The following fact sheet is from Save the Scenic Santa Ritas, and it is their assessment of what Hudbay plans to do with their Copperworld project. This is un-edited,
Toronto-based Hudbay Minerals keeps changing its mining plan as it tries to paint a rosier picture for potential investors. In 2022, Hudbay released a plan for a 44-year project with an initial capital investment of $1.9 billion plan. Hudbay’s press release at the time was titled, “Hudbay Announces Robust Preliminary Economic Assessment for the Copper World Complex.” However, “robust” this $1.9 billion plan was, it was perhaps too costly to attract investors. So, in September 2023 Hudbay released a “preliminary feasibility study” that scaled back the plan to focus on a 20-year project with an initial capital investment of $1.2 billion[i]. Hudbay’s press release claimed that this new plan “De-risks Copper World Phase I,” perhaps meaning that Hudbay and investors would have to risk less money to come along for the ride. Hudbay’s stock dropped 1.4% on the day of the plans release[ii].
In the new 2023 plan, Hudbay will focus first on the west side of the mountains where in the past couple years they have already created a vast web of drill pads and access roads. Although they will start on the west side, the east “Rosemont” side isn’t safe either. In year 4 of the project, they intend to start digging what they now call the East Pit, formerly the Rosemont Mine area.
Pits: Hudbay would excavate four pits in total. There will be 2 on the west side called “Peach/Elgin” and “West,” one on the ridgeline called “Broadtop Butte,” and one on the east slope called “East.” The “East” pit is an expanded version of the “Rosemont” pit. Peach/Elgin, West and Broadtop Butte would each be about 5,600 ft. in diameter (a little over a mile in diameter) and each would be about 520 ft. deep (a little over the height of a 43-story building). The “East/Rosemont” pit would be 8,200 ft. in diameter (about 1 ½ miles in diameter) with a depth of 2,250 ft. (a little over one-half mile in depth). These excavations would remove much of the northern ridgeline including Weigles Butte and Harts Butte. In other words, those buttes and part of the ridgeline would vanish from the skyline.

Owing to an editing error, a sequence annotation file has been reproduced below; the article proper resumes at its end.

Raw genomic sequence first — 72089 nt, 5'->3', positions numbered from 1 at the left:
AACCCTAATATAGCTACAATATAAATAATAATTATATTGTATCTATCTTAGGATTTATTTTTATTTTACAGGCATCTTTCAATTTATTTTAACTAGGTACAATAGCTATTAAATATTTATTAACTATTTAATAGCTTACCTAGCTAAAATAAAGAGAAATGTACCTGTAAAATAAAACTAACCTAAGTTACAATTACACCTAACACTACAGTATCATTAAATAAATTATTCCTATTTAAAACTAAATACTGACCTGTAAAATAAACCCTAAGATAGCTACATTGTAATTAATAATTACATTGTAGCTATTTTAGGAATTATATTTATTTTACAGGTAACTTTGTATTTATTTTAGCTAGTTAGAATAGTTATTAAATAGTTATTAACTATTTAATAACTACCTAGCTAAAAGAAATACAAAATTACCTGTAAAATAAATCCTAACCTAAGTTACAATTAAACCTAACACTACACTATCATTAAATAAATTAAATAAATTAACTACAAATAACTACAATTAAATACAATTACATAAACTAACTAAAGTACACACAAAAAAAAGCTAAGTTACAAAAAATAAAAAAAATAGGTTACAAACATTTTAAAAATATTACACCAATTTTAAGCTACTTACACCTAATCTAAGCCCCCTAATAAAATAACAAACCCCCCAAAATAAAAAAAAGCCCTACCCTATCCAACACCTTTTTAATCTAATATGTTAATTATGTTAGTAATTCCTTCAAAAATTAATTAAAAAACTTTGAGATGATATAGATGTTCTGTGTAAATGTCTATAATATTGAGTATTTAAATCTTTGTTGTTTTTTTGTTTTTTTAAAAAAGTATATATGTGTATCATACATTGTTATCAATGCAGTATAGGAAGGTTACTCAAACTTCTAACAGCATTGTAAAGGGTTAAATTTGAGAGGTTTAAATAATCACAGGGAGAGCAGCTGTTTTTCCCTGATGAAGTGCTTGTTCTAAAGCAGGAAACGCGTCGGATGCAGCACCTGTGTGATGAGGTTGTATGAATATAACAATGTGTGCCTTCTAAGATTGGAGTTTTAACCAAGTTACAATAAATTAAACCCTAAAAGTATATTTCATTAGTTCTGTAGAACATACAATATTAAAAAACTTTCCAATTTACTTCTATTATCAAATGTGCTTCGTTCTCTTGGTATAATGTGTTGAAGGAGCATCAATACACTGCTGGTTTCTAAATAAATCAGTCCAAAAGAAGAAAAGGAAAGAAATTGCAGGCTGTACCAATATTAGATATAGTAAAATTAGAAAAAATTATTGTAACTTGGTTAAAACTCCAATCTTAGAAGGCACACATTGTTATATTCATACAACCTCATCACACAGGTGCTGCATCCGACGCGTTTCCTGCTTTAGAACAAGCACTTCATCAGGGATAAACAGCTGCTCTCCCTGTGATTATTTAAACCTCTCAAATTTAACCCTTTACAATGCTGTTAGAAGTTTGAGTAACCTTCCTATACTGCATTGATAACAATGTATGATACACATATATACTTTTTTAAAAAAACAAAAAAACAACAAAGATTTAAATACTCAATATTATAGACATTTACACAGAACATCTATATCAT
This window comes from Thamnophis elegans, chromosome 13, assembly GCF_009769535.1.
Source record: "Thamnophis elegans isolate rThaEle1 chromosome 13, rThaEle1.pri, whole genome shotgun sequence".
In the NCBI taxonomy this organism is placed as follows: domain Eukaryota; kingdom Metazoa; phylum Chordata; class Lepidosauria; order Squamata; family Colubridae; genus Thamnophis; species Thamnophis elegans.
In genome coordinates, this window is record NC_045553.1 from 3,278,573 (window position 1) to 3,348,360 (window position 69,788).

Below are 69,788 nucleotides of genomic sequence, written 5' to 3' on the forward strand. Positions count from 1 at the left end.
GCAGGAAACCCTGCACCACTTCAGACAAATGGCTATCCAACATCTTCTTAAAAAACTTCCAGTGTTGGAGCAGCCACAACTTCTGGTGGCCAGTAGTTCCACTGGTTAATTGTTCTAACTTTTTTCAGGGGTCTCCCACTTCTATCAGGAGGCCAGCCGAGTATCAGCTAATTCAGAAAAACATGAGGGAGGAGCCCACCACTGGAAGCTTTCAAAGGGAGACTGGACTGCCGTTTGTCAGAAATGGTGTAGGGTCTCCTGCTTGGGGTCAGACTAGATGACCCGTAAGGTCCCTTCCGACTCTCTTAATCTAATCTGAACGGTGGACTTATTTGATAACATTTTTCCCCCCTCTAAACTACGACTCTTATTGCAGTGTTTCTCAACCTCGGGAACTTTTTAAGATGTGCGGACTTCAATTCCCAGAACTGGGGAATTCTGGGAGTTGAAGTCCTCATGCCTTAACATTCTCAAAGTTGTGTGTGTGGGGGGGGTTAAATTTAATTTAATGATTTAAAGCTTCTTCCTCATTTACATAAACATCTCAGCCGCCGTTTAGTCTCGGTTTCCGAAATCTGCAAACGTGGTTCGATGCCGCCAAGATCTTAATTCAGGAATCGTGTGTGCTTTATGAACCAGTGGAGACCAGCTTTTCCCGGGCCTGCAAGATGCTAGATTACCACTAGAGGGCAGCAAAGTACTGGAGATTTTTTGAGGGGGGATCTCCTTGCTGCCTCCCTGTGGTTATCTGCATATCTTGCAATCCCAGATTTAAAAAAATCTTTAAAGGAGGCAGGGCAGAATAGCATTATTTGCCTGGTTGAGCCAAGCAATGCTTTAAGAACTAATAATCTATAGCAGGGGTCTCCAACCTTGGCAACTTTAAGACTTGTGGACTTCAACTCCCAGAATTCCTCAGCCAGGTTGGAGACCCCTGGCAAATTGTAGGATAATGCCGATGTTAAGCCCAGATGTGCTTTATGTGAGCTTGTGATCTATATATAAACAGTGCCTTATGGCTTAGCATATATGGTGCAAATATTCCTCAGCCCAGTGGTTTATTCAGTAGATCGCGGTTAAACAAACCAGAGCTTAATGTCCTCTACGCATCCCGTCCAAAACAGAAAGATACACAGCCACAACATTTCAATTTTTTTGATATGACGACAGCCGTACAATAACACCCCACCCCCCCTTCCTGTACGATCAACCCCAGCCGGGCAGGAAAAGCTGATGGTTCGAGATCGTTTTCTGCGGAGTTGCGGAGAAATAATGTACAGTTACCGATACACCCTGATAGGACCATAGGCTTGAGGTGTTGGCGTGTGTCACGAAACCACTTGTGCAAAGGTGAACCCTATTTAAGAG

At some point, excavation in the East/Rosemont pit would penetrate the aquifer requiring the company to operate pumps to keep water from filling up the pit. But once mining is completed, the pumps would be turned off, and the pit would become a lake filled with toxic water creating a huge and permanent hazard to birds and other wildlife. The pit would also suck in groundwater from the surrounding region, where it would be lost to evaporation.
Water use: Hudbay’s Copper World-Rosemont Project in the Santa Rita Mountains would consume huge amounts of water. But how much is difficult to determine as Hudbay’s publicly released mining plans continue to change. In June 2022, Hudbay presented a plan that would have consumed an annual average of 4.6 billion gallons of groundwater pumped from wells next to the Santa Cruz River for 44 years. This is enough water to supply the annual needs of 41,000 households. But earlier this month, the company sharply revised its plans and, unlike in 2022, provided no information about projected water consumption other than stating it has a permit from the State Department of Water Resources to use up to 2 billion gallons per year. Arizona water laws provide no limits on how much water mining companies can use. Hudbay is expected to eventually amend its state permit to use far more than 2 billion gallons annually.